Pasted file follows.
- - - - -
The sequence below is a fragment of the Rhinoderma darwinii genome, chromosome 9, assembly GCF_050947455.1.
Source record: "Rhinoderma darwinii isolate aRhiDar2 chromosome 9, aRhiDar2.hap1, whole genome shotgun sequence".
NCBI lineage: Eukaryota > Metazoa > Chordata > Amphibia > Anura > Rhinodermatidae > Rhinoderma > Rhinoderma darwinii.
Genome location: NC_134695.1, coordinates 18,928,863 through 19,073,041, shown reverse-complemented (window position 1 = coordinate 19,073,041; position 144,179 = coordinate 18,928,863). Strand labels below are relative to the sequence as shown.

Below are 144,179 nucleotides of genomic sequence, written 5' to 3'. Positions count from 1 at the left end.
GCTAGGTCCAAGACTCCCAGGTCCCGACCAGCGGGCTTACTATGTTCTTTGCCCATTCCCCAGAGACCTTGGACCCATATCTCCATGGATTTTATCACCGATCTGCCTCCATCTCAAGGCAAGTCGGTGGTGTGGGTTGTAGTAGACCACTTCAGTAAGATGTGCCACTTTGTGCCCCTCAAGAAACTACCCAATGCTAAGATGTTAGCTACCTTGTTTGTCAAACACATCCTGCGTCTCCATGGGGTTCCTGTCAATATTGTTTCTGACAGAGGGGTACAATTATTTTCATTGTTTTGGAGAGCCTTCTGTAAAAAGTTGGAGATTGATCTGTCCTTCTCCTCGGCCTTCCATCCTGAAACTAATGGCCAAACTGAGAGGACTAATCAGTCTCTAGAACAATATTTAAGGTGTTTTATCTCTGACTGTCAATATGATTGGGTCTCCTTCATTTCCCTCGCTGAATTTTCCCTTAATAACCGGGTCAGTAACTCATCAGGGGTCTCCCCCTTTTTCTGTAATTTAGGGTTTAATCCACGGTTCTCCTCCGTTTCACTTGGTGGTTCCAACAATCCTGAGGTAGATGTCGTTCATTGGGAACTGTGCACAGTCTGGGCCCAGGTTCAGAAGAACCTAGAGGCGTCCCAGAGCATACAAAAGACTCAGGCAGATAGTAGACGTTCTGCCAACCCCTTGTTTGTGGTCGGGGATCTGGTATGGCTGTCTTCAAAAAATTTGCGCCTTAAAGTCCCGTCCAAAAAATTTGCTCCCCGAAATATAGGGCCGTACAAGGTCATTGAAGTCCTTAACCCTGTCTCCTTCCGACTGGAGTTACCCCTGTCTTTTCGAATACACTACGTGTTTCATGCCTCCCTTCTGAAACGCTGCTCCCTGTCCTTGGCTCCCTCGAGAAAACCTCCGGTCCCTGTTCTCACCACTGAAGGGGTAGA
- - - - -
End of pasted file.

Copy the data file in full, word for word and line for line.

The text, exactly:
The sequence below is a fragment of the Rhinoderma darwinii genome, chromosome 9, assembly GCF_050947455.1.
Source record: "Rhinoderma darwinii isolate aRhiDar2 chromosome 9, aRhiDar2.hap1, whole genome shotgun sequence".
NCBI lineage: Eukaryota > Metazoa > Chordata > Amphibia > Anura > Rhinodermatidae > Rhinoderma > Rhinoderma darwinii.
Genome location: NC_134695.1, coordinates 18,928,863 through 19,073,041, shown reverse-complemented (window position 1 = coordinate 19,073,041; position 144,179 = coordinate 18,928,863). Strand labels below are relative to the sequence as shown.

Below are 144,179 nucleotides of genomic sequence, written 5' to 3'. Positions count from 1 at the left end.
GCTAGGTCCAAGACTCCCAGGTCCCGACCAGCGGGCTTACTATGTTCTTTGCCCATTCCCCAGAGACCTTGGACCCATATCTCCATGGATTTTATCACCGATCTGCCTCCATCTCAAGGCAAGTCGGTGGTGTGGGTTGTAGTAGACCACTTCAGTAAGATGTGCCACTTTGTGCCCCTCAAGAAACTACCCAATGCTAAGATGTTAGCTACCTTGTTTGTCAAACACATCCTGCGTCTCCATGGGGTTCCTGTCAATATTGTTTCTGACAGAGGGGTACAATTATTTTCATTGTTTTGGAGAGCCTTCTGTAAAAAGTTGGAGATTGATCTGTCCTTCTCCTCGGCCTTCCATCCTGAAACTAATGGCCAAACTGAGAGGACTAATCAGTCTCTAGAACAATATTTAAGGTGTTTTATCTCTGACTGTCAATATGATTGGGTCTCCTTCATTTCCCTCGCTGAATTTTCCCTTAATAACCGGGTCAGTAACTCATCAGGGGTCTCCCCCTTTTTCTGTAATTTAGGGTTTAATCCACGGTTCTCCTCCGTTTCACTTGGTGGTTCCAACAATCCTGAGGTAGATGTCGTTCATTGGGAACTGTGCACAGTCTGGGCCCAGGTTCAGAAGAACCTAGAGGCGTCCCAGAGCATACAAAAGACTCAGGCAGATAGTAGACGTTCTGCCAACCCCTTGTTTGTGGTCGGGGATCTGGTATGGCTGTCTTCAAAAAATTTGCGCCTTAAAGTCCCGTCCAAAAAATTTGCTCCCCGAAATATAGGGCCGTACAAGGTCATTGAAGTCCTTAACCCTGTCTCCTTCCGACTGGAGTTACCCCTGTCTTTTCGAATACACTACGTGTTTCATGCCTCCCTTCTGAAACGCTGCTCCCTGTCCTTGGCTCCCTCGAGAAAACCTCCGGTCCCTGTTCTCACCACTGAAGGGGTAGA